It is quite rare for a rookie driver to lead the first race they are entered in, with one of the most notable examples being when a young Lewis Hamilton led the Australian Grand Prix in 2007.
However, later that very same year, an incredibly gutsy decision made by a team seemingly constantly on the verge of collapse led to the impossible situation where a rookie Formula 1 driver led his first and only race after also starting last.
Here is the story of Marcus Winkelhock and his impossible start.
A Judgement Call
Marcus Winkelhock, now much better known as a GT and touring car driver, was a rookie on a one-race deal for Spyker (Originally Jordan, formerly Midland and would go on to become Force India/Racing Point/Aston Martin F1) after the departure of Christijan Albers.
That race was at the Nurburgring GP course for the Grand Prix of Europe and Mr Winkelhock was not expected to do very well. The bright orange Spyker cars were awful despite having Ferrari engines and Ferrari motorsport gears, and he qualified in 22nd and last on the grid.
However, just before the race was set to start, live weather forecasting suggested that heavy rain was just about to pour.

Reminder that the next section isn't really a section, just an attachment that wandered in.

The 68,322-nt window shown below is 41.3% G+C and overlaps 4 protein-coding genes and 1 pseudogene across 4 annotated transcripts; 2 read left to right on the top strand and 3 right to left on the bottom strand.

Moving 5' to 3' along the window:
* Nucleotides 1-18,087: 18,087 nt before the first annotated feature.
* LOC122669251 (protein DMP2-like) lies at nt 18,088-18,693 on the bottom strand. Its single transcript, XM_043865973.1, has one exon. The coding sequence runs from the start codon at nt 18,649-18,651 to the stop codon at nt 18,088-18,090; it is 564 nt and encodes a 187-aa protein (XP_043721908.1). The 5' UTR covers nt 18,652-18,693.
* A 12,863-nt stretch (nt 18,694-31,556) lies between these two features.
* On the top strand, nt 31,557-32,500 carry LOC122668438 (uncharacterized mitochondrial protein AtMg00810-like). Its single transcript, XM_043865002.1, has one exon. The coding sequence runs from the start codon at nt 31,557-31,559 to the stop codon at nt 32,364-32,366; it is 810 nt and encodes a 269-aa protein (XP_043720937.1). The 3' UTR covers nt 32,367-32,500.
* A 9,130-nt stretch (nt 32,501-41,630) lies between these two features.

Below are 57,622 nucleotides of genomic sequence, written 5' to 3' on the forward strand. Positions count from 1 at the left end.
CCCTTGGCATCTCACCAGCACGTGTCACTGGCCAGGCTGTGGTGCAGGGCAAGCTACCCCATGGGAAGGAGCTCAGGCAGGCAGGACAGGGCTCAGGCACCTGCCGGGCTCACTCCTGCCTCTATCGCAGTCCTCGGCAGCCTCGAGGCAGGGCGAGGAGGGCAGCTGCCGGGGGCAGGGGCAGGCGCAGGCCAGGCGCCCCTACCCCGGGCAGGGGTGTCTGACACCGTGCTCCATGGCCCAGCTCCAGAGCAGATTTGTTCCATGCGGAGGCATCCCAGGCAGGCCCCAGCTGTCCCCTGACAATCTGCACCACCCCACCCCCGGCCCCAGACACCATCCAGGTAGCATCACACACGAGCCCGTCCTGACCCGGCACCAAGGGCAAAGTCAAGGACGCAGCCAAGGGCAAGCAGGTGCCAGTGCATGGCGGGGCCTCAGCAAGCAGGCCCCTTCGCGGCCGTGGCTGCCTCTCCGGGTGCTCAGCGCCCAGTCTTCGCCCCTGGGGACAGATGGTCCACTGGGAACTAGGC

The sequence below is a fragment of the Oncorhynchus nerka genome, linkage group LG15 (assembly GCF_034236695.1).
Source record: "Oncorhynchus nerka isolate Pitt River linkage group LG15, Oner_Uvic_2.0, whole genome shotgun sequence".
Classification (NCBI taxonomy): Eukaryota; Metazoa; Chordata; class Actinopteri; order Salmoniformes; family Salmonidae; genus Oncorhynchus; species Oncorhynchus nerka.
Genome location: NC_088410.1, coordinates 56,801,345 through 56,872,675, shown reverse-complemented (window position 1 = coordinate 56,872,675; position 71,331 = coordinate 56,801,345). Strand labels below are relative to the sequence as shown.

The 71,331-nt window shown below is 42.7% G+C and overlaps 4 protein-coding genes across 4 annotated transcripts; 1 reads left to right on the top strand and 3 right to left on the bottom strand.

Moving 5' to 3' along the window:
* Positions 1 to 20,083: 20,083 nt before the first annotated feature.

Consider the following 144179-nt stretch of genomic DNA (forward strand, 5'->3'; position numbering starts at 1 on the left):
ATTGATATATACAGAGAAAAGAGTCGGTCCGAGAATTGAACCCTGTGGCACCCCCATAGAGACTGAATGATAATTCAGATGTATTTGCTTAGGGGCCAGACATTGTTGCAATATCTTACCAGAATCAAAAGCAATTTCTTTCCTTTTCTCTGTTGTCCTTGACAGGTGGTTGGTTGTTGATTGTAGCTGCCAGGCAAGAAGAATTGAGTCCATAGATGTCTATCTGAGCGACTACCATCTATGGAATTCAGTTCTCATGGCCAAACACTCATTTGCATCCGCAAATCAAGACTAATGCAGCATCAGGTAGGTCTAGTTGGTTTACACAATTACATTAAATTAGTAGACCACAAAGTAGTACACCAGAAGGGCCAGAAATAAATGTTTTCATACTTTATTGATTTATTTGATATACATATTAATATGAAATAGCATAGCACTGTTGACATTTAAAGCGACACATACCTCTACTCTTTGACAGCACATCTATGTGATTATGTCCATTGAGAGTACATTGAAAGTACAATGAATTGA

Having absolutely nothing to lose, Mr Winkelhock and Spyker decided to bring him into the pits and change to full wet tyres, which would be useless on a dry track but ideal if the rain started pouring.
The track was soon soaked and by the end of the first lap Winkelhock had made up 21 positions as all the other cars were caught out and tiptoed to the pits.
He was leading the pack by 33 seconds by lap 4 but by lap 6 the race had been stopped after cars kept spinning behind the safety car.
After their gamble had paid off big time, the team let it ride, keeping full-wets on Mr Winkelhock’s car, but it didn’t pay off. The weather soothed and he was soon overtaken by nearly everyone, eventually retiring on lap 15 with hydraulic issues.
This still leaves Marcus Winkelhock as one of a very small number of F1 racers to lead a lap on their debut race, and the only driver in history to start both last and first in the same race.